Weight has begun to find its way to the Obama Administration strategy known as the "light footprint", based on the principle of containment from afar in order to avoid playing a direct role in conflicts. The approval by the North Atlantic Alliance (NATO) of the deployment of Patriot missiles at the border between Turkey and Syria indicates an important change in President Barack Obama's policy on the Syrian issue, in both its international and regional aspects, as well as in its domestic Syrian aspect. The means of containment have begun to take on the features of initiative and resolve instead of the retreat and hesitation that had been prevalent before Obama's reelection to a second term as President. Indeed, this is now a confident Administration that seems to be on its way to taking decisions that might be surprising. It will not intervene militarily, nor will it pay the price of such intervention in troops and funds, but the second term Administration seems prepared to take strategic decisions different from those that had characterized its policy towards Syria, as well as towards other issues that had proven too difficult, such as the Palestinian-Israeli conflict and the battle between Islamist and secular forces in Egypt, Tunisia and Libya, as well as in Iran. The second Obama Administration might depart from its isolationism on the international scene because the events in the Middle East are forcing it to do so. Prolonging the conflict in Syria would not only lead to thousands more civilian deaths, but also to the growth of extremist fundamentalist movements, to such an extent that they would regain a foothold in various places, and not solely in Syria. This represents a threat that could reach America and thrust the President to the forefront of the confrontation he seeks to avoid.
It may be true that the United States sees Syria as the equivalent of "Iran's own Vietnam", and would not mind for Sunni and Shiite fundamentalists to obliterate each other, which is why it may not object to the prolongation of the conflict. Indeed, there are some who consider that there are strategic reasons behind the West remaining silent about the Islamic Republic of Iran's violations of Security Council resolutions binding it under Chapter VII of the UN Charter not to export weapons, military equipment and fighters beyond its borders. Such reasons fall under merely watching the regime in Tehran destroy itself in Syria, instead of rescuing it from slipping into a "Vietnam-like" predicament there. The war in Iraq initiated by former President George W. Bush had boosted the Iranian regime's sense of strength and superiority. The war in Syria, of which the leaders of the regime in Tehran chose to make a fateful war for them, represents a slippery slope to the fall of this regime's arrogance, conceit and sense of strength.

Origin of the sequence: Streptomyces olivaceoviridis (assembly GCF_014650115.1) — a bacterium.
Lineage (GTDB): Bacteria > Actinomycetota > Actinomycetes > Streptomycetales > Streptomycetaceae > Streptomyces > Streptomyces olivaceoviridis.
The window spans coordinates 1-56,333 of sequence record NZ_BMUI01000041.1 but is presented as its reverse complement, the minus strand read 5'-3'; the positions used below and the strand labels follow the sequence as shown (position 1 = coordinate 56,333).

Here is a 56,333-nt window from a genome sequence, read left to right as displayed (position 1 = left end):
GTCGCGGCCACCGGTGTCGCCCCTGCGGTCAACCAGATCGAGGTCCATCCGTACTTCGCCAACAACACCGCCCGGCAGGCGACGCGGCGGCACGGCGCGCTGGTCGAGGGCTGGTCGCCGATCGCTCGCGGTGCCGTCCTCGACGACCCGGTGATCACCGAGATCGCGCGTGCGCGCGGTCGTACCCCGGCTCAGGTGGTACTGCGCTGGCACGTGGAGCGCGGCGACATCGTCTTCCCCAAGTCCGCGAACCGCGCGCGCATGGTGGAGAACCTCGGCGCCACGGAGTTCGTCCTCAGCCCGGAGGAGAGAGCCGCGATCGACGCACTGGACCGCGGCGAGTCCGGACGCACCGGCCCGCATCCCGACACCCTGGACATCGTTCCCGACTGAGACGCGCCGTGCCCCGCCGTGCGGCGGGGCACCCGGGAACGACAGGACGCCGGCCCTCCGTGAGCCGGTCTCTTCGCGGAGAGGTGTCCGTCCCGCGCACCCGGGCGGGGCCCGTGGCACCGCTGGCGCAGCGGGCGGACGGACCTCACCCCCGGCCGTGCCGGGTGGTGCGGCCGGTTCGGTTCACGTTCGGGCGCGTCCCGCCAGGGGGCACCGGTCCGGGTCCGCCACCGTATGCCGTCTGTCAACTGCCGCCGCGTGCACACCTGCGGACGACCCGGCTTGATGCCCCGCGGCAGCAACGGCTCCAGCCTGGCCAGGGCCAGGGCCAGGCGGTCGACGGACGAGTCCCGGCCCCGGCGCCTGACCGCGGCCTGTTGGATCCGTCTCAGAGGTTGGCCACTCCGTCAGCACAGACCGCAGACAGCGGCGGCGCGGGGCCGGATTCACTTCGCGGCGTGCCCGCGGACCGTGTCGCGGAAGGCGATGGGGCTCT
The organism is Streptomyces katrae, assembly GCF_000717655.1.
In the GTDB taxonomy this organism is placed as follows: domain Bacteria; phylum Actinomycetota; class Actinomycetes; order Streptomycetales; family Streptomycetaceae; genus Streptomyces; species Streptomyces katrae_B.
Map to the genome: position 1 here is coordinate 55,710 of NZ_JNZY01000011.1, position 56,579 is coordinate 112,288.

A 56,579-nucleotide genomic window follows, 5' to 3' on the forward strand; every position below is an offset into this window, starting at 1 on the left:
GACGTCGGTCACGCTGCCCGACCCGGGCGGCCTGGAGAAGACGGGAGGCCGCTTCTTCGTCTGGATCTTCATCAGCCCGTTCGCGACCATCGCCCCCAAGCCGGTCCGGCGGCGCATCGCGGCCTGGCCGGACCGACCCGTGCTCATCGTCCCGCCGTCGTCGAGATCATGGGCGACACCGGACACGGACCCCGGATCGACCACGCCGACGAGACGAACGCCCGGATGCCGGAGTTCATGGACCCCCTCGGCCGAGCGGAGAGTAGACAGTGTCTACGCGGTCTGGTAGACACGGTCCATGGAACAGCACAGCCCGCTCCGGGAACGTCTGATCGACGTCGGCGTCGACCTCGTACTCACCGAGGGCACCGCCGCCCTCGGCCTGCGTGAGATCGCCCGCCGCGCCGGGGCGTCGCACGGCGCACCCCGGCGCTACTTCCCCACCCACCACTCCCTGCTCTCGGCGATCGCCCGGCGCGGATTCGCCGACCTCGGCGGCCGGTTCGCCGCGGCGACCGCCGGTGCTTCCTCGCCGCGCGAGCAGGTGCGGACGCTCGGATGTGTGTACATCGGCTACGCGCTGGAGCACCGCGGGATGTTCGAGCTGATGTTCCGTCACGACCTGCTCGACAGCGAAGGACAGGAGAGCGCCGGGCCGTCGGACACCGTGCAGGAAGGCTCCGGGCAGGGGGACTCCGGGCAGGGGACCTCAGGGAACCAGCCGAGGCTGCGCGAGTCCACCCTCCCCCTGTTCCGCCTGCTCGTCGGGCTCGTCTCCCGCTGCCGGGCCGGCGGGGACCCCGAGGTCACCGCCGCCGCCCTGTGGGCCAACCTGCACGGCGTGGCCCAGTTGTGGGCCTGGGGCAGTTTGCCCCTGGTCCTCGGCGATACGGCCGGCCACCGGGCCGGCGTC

The US President might not have to fulfill its pledge not to allow Iran to become a nuclear state by making use of military strength against it. To be sure, the combination of tough sanctions against the Islamic Republic of Iran and of its voluntary suicide in Syria may well achieve an unprecedented victory for the Obama Administration: inflicting defeat without intervening militarily. This is how Obama's doctrine would triumph over that of Bush, if the strategy of containment and implication were to succeed. Deploying Patriot missiles at the Turkish-Syrian border is a decision NATO took once the United States became prepared for it this week. Escalating support for the armed opposition with new kinds of weapons is a decision the country that provides such weapons was able to take when the United States became prepared to nudge it in agreement. Recognizing the Syrian National Coalition as representing Syria instead of the regime has successively taken place among European countries, so as to pave the way for similar recognition by the United States, with timing connected to the United States' own preparedness. All of this is new, and all of this is indicative of a new policy for the US Administration towards Syria.
The policy of exhaustion, attrition and prolongation perhaps remains one of the pillars of the United States' strategy. Yet the other pillar that has been activated is that of dealing the finishing blow to the regime in Damascus, as well as to the ambitions of the regime in Tehran. What the Iranians have been leaking about secret meetings with American officials may well be true, yet those might be meetings meant to give a final warning, rather than to strike a bargain of the kind sought by Tehran, which would include: maintaining its nuclear capabilities, recognizing a regional role for it beyond its borders, and saving its ally in Damascus.
Russian President Vladimir Putin sent his most senior aides and prominent figures of his government to Washington with the US President in his second term, so that they may inform those whom it may concern that "Putin is a very practical man" who trusts that together with Obama they "will find a way to work together". The headlines of the fundamental political message from Russia carried by its envoys about Syria are: "we were never friends with Bashar Al-Assad, nor do we consider him a friend; we do not support him and do not want him; in fact, we want him to leave or be driven out". Nevertheless, add the envoys, what Vladimir Putin will not back down on is that he will not be abandoning Bashar Al-Assad before agreeing on who would succeed him and what would happen after he leaves. To assert their point, the envoys refer to Putin's firm stance on Kosovo when he said, in the face of attempts to convince him to change his mind: "we would not be able to and cannot do this".